Tyler Cowen is the Holbert L. Harris Chair of Economics at George Mason University and serves as chairman and faculty director of the Mercatus Center at George Mason University. With colleague Alex Tabarrok, Cowen is coauthor of the popular economics blog Marginal Revolution and cofounder of the online educational platform Marginal Revolution University.

A dedicated writer and communicator of economic ideas, Cowen is the author of several bestselling books and is widely published in academic journals and the popular media. Cowen’s latest book is Big Business: A Love Letter to an American Antihero, which Cass Sunstein described as “iconoclastic, charming, [and] wise” and as “essential reading.” He writes a column for Bloomberg View; has contributed extensively to national publications such as the New York Times, Wall Street Journal and Money; and serves on the advisory boards of both Wilson Quarterly and American Interest. His research has been published in the American Economic Review, the Journal of Political Economy, Ethics, and Philosophy and Public Affairs.

Cowen is host of Conversations with Tyler, a popular podcast series featuring today’s most underrated thinkers in wide-ranging explorations of their work, the world, and everything in between. Past guests include David Brooks, Malcolm Gladwell, and Kareem Abdul-Jabbar.

Cowen graduated from George Mason University with a BS in economics and received his PhD in economics from Harvard University.

Russ Roberts is the John and Jean De Nault Research Fellow at Stanford University’s Hoover Institution. Russ hosts the weekly podcast EconTalk which has over 700 episodes and consists of hour-long conversations with leading and influential thinkers. Past guests include Milton Friedman, James Heckman, Daron Acemoglu, Thomas Piketty, Angela Duckworth, Nassim Nicholas Taleb, and Michael Lewis among many others.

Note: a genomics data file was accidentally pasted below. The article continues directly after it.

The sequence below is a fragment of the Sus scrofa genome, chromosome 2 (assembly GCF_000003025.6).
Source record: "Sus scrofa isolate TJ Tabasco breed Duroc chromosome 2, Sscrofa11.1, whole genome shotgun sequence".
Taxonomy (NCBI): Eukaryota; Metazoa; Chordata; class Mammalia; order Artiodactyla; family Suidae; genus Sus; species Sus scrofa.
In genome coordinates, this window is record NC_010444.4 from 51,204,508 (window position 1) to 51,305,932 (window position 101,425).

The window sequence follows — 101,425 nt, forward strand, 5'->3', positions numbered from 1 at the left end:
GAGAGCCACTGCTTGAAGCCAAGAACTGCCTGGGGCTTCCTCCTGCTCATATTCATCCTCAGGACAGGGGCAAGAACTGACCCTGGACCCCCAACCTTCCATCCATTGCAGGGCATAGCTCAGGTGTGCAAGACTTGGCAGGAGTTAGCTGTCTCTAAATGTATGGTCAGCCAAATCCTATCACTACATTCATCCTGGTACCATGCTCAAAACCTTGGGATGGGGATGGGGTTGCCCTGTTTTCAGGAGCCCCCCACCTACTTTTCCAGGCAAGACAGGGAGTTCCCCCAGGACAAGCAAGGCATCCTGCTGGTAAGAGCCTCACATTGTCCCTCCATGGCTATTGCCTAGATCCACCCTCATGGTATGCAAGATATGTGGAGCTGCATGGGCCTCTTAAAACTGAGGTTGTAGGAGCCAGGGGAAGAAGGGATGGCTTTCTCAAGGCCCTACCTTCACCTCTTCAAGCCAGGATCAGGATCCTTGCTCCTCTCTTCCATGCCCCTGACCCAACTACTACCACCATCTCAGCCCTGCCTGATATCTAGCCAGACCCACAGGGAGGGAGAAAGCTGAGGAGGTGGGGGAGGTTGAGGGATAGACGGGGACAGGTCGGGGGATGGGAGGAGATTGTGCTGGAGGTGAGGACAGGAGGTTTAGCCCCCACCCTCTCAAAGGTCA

His two rap videos on the ideas of John Maynard Keynes and F.A. Hayek, created with filmmaker John Papola, have recieved more than eleven million views on YouTube, have been subtitled in eleven languages, and are used in high school and college classrooms around the world. His animated poem, It’s a Wonderful Loaf, is an ode to the emergent order of our everyday lives. His video series The Numbers Game looks at the challenges of measuring economic progress accurately.

His latest book is Gambling With Other People’s Money: How Perverse Incentives Caused the Financial Crisis. Roberts explores the role that past bailouts played in the risk-taking that led to the financial crisis of 2008. In How Adam Smith Can Change Your Life: An Unexpected Guide to Human Nature and Happiness (Portfolio/Penguin 2014), Roberts takes the lessons from Adam Smith’s little-known masterpiece, The Theory of Moral Sentiments, and applies them to modern life.He is also the author of three economic novels teaching economic lessons and ideas through fiction

A three-time teacher of the year, Roberts has taught at George Mason University, Washington University in St. Louis (where he was the founding director of what is now the Center for Experiential Learning), the University of Rochester, Stanford University, and the University of California, Los Angeles. He earned his PhD from the University of Chicago and his undergraduate degree in economics from the University of North Carolina at Chapel Hill.